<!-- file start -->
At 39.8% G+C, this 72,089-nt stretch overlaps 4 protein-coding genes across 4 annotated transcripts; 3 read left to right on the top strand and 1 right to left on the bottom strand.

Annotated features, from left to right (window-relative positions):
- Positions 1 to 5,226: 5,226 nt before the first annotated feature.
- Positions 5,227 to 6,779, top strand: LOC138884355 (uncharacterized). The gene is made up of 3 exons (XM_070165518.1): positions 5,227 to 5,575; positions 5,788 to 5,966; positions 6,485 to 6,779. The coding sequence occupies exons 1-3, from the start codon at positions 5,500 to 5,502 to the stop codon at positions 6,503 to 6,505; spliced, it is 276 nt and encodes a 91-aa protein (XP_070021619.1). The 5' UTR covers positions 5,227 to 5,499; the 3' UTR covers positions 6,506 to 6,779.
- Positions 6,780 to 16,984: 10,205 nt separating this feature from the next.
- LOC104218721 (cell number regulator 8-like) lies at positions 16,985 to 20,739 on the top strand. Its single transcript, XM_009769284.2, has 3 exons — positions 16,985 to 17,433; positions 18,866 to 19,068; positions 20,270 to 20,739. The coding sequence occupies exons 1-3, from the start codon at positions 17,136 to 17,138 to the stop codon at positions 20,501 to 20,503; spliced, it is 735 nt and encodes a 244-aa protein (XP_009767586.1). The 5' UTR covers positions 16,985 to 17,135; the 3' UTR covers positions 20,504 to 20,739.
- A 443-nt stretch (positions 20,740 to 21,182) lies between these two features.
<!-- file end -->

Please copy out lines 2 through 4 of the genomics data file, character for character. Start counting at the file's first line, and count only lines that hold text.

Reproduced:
Annotated features, from left to right (window-relative positions):
- Positions 1 to 5,226: 5,226 nt before the first annotated feature.
- Positions 5,227 to 6,779, top strand: LOC138884355 (uncharacterized). The gene is made up of 3 exons (XM_070165518.1): positions 5,227 to 5,575; positions 5,788 to 5,966; positions 6,485 to 6,779. The coding sequence occupies exons 1-3, from the start codon at positions 5,500 to 5,502 to the stop codon at positions 6,503 to 6,505; spliced, it is 276 nt and encodes a 91-aa protein (XP_070021619.1). The 5' UTR covers positions 5,227 to 5,499; the 3' UTR covers positions 6,506 to 6,779.